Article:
Prudentius’s crown: Saint Agnes redeemed the male gaze on every Eve

St. Agnes’ Eve — Ah, bitter chill it was! [1]

My beloved is mine and I am his;
he pastures his flock among the lilies.
Until the day breathes and the shadows flee,
turn, my beloved, be like a gazelle
or a young stag in the mountains’ cleft. [2]

{ דודי לי ואני לו הרעה בשושנים׃
עד שיפוח היום ונסו הצללים סב דמה־לך דודי לצבי או לעפר האילים על־הרי בתר׃ ס }

Porphyro realizing St. Agnes's Eve ritual for Madeline

About the year 304, the son of Rome’s head administrator Symphronius fell in love with the young, beautiful Agnes:

Having seen her beauty,
held by his heart’s great love for her,
he chose her over all others as his own beloved one.
He believed himself to be fortunate and suitably honored
if he would succeed in having so beautiful a young woman
as his special sweet spouse for all the days of his life.

{ vidit speciosae,
Affectu nimio cordis suspensus in illa
Hanc sibi prae cunctis unam delegit amandam,
Se fortunatum credens et honoribus aptum,
Si tam praepulchra meruisset habere puellae
Dulcia per propriae tempus consortia vitae. } [3]

The son procured lavish gifts of gold and diverse gems from his father’s treasury, and he gathered many friends. Then he went to ask Agnes to marry him. With him before her with rich gifts in his hands and in front of all his friends, she categorically rejected him:

O death’s son, deserving perennial condemnations,
O crime’s tinder, you who despise the All-Mighty,
depart from me quickly, flee and go away.
Do not believe that you can pervert my pure
heart, to which has already come the sweet love of a far nobler
lover, whose beautiful sign of faith I bear
upon my brow as well as throughout my whole body.
He has signed me and bound me strictly to himself,
so that my mind should not presume to seek any other
lover, but rather learn to embrace him alone,
who is potent in all manliness and properly resplendent,
who is far above all divine and mortal ones.

{ O fili mortis merito dampnande perennis,
O fomes sceleris, contemptor et omnipotentis,
Discedens a me citius fugiendo recede,
Nec credas te posse meum pervertere purum
Cor, quod amatoris praevenit nobilioris
Dulcis amor, pulchrum cuius fidei fero signum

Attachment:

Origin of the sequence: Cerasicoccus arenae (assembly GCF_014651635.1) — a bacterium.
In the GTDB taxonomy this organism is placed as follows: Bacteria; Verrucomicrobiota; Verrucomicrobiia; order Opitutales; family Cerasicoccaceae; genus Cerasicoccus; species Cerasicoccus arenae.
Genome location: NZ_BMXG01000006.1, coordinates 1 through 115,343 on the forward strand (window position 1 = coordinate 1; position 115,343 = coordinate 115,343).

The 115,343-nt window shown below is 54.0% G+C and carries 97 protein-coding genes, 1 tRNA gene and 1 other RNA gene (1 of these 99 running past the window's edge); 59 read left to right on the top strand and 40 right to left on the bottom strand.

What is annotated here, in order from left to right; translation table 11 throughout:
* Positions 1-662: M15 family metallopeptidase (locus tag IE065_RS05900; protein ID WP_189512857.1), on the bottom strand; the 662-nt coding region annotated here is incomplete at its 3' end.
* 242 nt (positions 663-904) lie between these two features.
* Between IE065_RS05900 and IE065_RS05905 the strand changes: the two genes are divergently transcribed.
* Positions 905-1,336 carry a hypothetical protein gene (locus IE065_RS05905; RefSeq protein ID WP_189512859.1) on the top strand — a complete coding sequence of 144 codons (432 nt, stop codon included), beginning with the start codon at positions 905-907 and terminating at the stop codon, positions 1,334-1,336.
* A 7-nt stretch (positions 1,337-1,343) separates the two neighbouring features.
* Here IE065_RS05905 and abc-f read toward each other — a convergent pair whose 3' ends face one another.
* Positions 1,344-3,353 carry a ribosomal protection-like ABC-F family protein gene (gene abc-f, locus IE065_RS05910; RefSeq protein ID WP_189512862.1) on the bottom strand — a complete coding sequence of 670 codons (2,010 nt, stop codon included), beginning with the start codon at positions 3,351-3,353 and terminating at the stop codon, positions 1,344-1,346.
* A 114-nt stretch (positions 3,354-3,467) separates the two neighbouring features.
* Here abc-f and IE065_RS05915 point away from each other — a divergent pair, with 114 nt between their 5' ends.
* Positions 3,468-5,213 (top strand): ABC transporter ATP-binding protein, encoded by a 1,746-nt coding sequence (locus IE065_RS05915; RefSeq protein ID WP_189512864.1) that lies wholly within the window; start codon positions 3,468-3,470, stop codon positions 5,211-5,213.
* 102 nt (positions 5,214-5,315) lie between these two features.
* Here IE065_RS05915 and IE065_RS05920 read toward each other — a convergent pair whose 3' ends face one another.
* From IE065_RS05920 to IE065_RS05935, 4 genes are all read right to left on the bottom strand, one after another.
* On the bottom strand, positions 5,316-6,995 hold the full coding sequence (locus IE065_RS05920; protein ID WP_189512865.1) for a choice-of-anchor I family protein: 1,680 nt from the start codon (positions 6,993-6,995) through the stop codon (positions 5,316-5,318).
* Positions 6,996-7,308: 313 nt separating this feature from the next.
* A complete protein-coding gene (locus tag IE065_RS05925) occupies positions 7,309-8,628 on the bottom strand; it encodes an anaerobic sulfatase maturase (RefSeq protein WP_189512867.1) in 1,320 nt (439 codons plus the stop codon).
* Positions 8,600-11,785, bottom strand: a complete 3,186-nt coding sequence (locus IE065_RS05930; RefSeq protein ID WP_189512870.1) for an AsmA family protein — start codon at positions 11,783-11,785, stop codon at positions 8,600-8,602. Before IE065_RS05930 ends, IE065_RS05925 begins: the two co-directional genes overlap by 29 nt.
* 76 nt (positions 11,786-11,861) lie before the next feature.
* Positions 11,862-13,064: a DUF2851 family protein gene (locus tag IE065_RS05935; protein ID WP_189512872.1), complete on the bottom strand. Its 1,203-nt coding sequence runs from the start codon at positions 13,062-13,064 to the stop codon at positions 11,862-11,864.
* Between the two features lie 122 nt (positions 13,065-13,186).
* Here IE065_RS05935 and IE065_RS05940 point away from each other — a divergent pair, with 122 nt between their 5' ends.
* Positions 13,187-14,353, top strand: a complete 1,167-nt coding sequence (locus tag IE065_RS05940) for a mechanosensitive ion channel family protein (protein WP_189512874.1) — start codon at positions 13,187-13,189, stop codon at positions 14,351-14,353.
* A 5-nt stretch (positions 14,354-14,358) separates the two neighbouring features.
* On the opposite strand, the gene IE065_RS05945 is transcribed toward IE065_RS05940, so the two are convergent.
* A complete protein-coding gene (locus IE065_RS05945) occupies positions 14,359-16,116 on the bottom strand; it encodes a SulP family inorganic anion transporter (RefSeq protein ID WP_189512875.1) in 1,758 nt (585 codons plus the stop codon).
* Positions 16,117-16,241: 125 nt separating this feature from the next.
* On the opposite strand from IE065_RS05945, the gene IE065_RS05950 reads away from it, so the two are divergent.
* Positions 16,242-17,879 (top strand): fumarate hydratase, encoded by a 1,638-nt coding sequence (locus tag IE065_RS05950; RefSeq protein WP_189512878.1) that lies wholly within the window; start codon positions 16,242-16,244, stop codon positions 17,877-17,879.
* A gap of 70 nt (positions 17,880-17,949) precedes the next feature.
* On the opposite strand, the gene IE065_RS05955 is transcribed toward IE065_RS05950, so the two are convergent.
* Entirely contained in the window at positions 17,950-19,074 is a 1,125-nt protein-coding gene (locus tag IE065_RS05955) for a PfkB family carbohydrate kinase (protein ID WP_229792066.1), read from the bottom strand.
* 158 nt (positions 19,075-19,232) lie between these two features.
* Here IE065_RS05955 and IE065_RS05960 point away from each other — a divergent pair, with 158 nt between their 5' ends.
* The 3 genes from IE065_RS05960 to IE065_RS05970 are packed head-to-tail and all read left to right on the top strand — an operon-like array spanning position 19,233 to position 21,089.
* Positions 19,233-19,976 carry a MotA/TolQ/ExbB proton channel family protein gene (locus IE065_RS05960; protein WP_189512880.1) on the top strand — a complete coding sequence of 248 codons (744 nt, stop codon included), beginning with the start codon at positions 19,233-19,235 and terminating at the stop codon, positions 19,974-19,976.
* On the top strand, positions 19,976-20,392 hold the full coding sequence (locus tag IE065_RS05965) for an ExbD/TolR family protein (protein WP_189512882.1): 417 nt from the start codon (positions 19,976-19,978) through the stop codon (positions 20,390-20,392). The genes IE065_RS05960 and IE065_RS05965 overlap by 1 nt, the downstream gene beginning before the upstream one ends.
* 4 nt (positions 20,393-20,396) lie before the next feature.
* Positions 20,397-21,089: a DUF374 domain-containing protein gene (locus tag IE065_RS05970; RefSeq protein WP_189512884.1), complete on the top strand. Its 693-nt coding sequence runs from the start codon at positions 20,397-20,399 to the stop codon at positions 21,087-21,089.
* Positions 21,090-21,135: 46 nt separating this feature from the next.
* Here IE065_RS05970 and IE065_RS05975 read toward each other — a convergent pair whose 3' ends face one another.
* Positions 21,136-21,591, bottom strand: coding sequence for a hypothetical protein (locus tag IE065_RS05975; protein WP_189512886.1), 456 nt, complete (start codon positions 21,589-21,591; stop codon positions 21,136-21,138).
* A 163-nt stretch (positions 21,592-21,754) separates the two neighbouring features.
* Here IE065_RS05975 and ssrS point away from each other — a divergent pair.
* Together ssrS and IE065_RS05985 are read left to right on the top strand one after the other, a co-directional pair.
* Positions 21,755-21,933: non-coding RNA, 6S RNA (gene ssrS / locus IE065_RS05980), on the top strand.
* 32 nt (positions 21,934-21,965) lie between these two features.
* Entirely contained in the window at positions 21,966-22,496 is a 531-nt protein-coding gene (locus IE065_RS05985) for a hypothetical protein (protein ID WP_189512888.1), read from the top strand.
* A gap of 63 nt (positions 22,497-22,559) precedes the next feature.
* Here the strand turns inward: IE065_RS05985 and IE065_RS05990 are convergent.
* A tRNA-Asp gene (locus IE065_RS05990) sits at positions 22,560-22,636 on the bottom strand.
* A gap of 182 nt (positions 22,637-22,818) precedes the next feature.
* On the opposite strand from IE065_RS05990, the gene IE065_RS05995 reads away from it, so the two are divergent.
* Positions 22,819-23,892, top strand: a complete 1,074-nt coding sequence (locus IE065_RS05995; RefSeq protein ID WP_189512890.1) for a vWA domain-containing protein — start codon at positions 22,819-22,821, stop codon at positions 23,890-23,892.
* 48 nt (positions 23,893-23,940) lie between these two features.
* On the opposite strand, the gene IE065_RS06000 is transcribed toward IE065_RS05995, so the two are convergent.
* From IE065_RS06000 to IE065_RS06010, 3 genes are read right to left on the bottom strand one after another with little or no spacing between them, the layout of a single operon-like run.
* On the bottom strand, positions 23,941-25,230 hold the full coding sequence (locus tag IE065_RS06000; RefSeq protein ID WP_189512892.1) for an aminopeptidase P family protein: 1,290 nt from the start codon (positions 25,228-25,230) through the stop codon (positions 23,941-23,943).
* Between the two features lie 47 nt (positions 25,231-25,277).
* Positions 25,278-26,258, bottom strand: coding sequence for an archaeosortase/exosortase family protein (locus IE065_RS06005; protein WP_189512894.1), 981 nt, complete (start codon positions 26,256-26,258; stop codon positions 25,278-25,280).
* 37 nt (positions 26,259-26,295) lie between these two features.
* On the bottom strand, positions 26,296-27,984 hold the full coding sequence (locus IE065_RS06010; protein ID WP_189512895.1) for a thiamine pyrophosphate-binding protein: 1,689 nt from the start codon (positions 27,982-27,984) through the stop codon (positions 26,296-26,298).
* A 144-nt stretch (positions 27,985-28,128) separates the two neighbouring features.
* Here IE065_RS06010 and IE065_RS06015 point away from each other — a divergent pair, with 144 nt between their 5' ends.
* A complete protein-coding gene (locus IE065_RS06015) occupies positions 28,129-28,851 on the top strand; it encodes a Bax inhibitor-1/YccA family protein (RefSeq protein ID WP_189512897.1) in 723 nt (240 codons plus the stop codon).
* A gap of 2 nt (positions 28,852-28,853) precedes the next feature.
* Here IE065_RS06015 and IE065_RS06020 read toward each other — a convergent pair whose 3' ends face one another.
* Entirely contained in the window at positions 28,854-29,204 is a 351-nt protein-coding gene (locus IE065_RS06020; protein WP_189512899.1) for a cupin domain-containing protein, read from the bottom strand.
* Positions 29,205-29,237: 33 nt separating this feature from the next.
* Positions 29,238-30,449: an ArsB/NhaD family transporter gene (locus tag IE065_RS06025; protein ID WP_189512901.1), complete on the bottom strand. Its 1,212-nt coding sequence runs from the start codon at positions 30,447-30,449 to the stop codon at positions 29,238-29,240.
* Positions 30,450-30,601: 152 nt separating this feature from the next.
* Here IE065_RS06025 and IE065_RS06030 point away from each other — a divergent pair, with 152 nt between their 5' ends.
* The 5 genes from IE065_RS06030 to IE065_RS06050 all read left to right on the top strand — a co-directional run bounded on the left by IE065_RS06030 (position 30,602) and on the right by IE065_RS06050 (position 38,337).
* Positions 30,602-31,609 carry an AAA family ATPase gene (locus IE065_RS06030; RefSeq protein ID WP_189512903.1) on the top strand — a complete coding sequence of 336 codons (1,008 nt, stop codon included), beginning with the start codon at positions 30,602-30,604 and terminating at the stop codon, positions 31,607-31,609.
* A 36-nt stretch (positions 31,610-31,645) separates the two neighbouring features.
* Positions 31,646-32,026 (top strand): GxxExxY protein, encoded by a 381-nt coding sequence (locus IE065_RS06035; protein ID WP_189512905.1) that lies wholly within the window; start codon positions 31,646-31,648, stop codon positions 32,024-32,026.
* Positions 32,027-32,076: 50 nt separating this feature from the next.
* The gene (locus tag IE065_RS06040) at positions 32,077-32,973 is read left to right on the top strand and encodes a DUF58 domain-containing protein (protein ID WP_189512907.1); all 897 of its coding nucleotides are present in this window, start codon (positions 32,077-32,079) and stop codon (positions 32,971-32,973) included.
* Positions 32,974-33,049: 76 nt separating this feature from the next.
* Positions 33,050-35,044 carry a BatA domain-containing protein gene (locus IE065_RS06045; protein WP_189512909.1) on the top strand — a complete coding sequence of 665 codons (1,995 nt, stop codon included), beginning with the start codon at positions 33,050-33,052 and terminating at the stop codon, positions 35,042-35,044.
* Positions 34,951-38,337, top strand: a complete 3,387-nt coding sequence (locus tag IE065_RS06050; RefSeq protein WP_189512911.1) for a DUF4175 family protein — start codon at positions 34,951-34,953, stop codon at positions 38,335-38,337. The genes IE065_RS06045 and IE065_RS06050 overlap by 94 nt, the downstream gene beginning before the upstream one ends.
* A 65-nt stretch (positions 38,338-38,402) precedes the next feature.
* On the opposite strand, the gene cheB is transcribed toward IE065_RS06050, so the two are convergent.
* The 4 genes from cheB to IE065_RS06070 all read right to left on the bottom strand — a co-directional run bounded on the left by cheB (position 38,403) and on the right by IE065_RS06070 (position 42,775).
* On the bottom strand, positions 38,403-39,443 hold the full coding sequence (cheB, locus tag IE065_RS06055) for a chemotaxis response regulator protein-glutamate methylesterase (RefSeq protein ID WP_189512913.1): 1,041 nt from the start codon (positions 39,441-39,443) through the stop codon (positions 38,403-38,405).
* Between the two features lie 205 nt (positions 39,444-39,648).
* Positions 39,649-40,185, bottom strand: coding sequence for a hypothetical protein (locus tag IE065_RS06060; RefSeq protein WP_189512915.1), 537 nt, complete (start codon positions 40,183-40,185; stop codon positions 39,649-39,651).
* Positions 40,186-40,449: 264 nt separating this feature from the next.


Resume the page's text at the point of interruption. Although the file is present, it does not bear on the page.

In facie summa necnon in corpore toto,
Quo me signavit strictimque sibi religavit,
Ne mea mens alium iam praesumpsisset amicum
Quaerere, sed solum complecti disceret illum,
Qui virtute potens omnique decore refulgens
Caelestes et mortales supereminet omnes. } [4]

Men have long endured a highly unequal gender burden of amorous rejection. While most men have experienced rejection in love many times, surely few have been called “death’s son” and been so harshly scorned. Men compete aggressively and sometimes even violently with each other for women’s love. But Agnes was in love with Jesus Christ himself. No mortal man can compete with Jesus Christ in loving a woman.

Symphronius’s son suffered greatly from Agnes’s brutal rejection of him. He groaned and grieved and languished in bitter sorrow. He went to bed and remained in bed, deathly ill. Physicians were unable to cure him. They eventually understood that he suffered from mortal lovesickness. The physicians told Symphronius of his son’s terrible disease.

Woke to the gender injustices that men endure, Symphronius became furious. He and his son followed the dominant, traditional Greco-Roman religion in contrast to Agnes’s Christianity. Symphronius thus ordered Agnes to become a Vestal Virgin if she wanted to remain a virgin. He didn’t merely issue this order as a Roman high judge. Symphronius also drew upon his seductive skills with women to make it effective. Agnes, however, fiercely refused to serve a non-Christian god:

so first subject to many artful temptations —
now being seduced by the mouth of the flattering judge,
now threats of the raging executioner —
she stood steadfast in her fierce strength,
and her body to harsh torture
freely offered, not refusing to die.

{ temptata multis nam prius artibus,
nunc ore blandi iudicis inlice,
nunc saevientis carnificis minis,
stabat feroci robore pertinax
corpusque duris excruciatibus
ultro offerebat non renuens mori. } [5]

Symphronius in response moved to match Agnes’s fierceness:

Then the fierce tyrant says, “If it’s easy for her
to bear the pain of crushing punishment,
and she spurns her life as worthless, still her chastity
as a vowed virgin is dear to her.
Hence into a common brothel I’ll thrust her,
surely so, if she doesn’t bow her head to the altar,
having asked pardon of Minerva,
a virgin-goddess whom she continues to despise.
All the young men will hurry there and
request her fresh flesh for their games.”

{ tum trux tyrannus: “si facile est,” ait,
“poenam subactis ferre doloribus
et vita vilis spernitur, at pudor
carus dicatae virginitatis est.
hanc in lupanar trudere publicum
certum est, ad aram ni caput applicat
ac de Minerva iam veniam rogat,
quam virgo pergit temnere virginem.
omnis iuventus inruet et novum
ludibriorum mancipium petet.” }

Not all young men are like that. Moreover, men deserve better than having sex with a prostitute. The truly Christian Agnes refused to have men pay her for sex. Symphronius in response ordered that Agnes stand exposed in a public square.